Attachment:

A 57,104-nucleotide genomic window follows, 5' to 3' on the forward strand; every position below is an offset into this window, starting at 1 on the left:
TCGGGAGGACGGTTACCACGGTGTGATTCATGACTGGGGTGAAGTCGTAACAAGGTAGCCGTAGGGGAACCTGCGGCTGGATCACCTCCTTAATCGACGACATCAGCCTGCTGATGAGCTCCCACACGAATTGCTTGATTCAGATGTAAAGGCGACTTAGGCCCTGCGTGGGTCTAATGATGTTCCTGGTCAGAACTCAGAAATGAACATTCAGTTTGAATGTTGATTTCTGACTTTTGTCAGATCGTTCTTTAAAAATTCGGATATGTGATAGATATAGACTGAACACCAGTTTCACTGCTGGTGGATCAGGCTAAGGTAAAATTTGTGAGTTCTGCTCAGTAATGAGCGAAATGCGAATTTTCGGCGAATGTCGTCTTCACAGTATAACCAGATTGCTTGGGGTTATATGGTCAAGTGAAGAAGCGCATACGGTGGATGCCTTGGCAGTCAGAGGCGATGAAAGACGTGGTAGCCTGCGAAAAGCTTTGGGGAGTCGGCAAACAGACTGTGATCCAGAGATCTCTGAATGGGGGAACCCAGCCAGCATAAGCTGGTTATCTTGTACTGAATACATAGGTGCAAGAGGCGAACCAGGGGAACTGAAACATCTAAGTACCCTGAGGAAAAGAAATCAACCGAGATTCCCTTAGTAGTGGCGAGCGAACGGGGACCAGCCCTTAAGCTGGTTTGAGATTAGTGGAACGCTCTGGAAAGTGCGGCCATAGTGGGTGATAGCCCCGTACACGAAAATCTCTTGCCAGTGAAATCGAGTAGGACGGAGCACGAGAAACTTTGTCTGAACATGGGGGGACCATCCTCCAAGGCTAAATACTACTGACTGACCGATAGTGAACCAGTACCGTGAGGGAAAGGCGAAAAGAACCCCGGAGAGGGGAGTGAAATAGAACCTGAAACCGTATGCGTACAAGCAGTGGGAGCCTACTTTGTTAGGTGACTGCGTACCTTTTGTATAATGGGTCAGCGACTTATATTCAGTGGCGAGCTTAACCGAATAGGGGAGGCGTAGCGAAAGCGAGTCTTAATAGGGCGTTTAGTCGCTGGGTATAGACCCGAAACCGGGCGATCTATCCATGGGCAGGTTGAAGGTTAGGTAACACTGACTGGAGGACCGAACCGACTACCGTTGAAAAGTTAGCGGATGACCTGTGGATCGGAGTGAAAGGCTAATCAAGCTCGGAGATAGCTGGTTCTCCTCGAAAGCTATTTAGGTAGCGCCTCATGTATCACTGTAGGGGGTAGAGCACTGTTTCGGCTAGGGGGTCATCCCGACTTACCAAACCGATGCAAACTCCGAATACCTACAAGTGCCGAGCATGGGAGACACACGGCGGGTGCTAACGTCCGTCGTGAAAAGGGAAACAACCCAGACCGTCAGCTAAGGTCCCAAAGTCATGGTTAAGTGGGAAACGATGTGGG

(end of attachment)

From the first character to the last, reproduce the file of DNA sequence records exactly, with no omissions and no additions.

A 57,104-nucleotide genomic window follows, 5' to 3' on the forward strand; every position below is an offset into this window, starting at 1 on the left:
TCGGGAGGACGGTTACCACGGTGTGATTCATGACTGGGGTGAAGTCGTAACAAGGTAGCCGTAGGGGAACCTGCGGCTGGATCACCTCCTTAATCGACGACATCAGCCTGCTGATGAGCTCCCACACGAATTGCTTGATTCAGATGTAAAGGCGACTTAGGCCCTGCGTGGGTCTAATGATGTTCCTGGTCAGAACTCAGAAATGAACATTCAGTTTGAATGTTGATTTCTGACTTTTGTCAGATCGTTCTTTAAAAATTCGGATATGTGATAGATATAGACTGAACACCAGTTTCACTGCTGGTGGATCAGGCTAAGGTAAAATTTGTGAGTTCTGCTCAGTAATGAGCGAAATGCGAATTTTCGGCGAATGTCGTCTTCACAGTATAACCAGATTGCTTGGGGTTATATGGTCAAGTGAAGAAGCGCATACGGTGGATGCCTTGGCAGTCAGAGGCGATGAAAGACGTGGTAGCCTGCGAAAAGCTTTGGGGAGTCGGCAAACAGACTGTGATCCAGAGATCTCTGAATGGGGGAACCCAGCCAGCATAAGCTGGTTATCTTGTACTGAATACATAGGTGCAAGAGGCGAACCAGGGGAACTGAAACATCTAAGTACCCTGAGGAAAAGAAATCAACCGAGATTCCCTTAGTAGTGGCGAGCGAACGGGGACCAGCCCTTAAGCTGGTTTGAGATTAGTGGAACGCTCTGGAAAGTGCGGCCATAGTGGGTGATAGCCCCGTACACGAAAATCTCTTGCCAGTGAAATCGAGTAGGACGGAGCACGAGAAACTTTGTCTGAACATGGGGGGACCATCCTCCAAGGCTAAATACTACTGACTGACCGATAGTGAACCAGTACCGTGAGGGAAAGGCGAAAAGAACCCCGGAGAGGGGAGTGAAATAGAACCTGAAACCGTATGCGTACAAGCAGTGGGAGCCTACTTTGTTAGGTGACTGCGTACCTTTTGTATAATGGGTCAGCGACTTATATTCAGTGGCGAGCTTAACCGAATAGGGGAGGCGTAGCGAAAGCGAGTCTTAATAGGGCGTTTAGTCGCTGGGTATAGACCCGAAACCGGGCGATCTATCCATGGGCAGGTTGAAGGTTAGGTAACACTGACTGGAGGACCGAACCGACTACCGTTGAAAAGTTAGCGGATGACCTGTGGATCGGAGTGAAAGGCTAATCAAGCTCGGAGATAGCTGGTTCTCCTCGAAAGCTATTTAGGTAGCGCCTCATGTATCACTGTAGGGGGTAGAGCACTGTTTCGGCTAGGGGGTCATCCCGACTTACCAAACCGATGCAAACTCCGAATACCTACAAGTGCCGAGCATGGGAGACACACGGCGGGTGCTAACGTCCGTCGTGAAAAGGGAAACAACCCAGACCGTCAGCTAAGGTCCCAAAGTCATGGTTAAGTGGGAAACGATGTGGG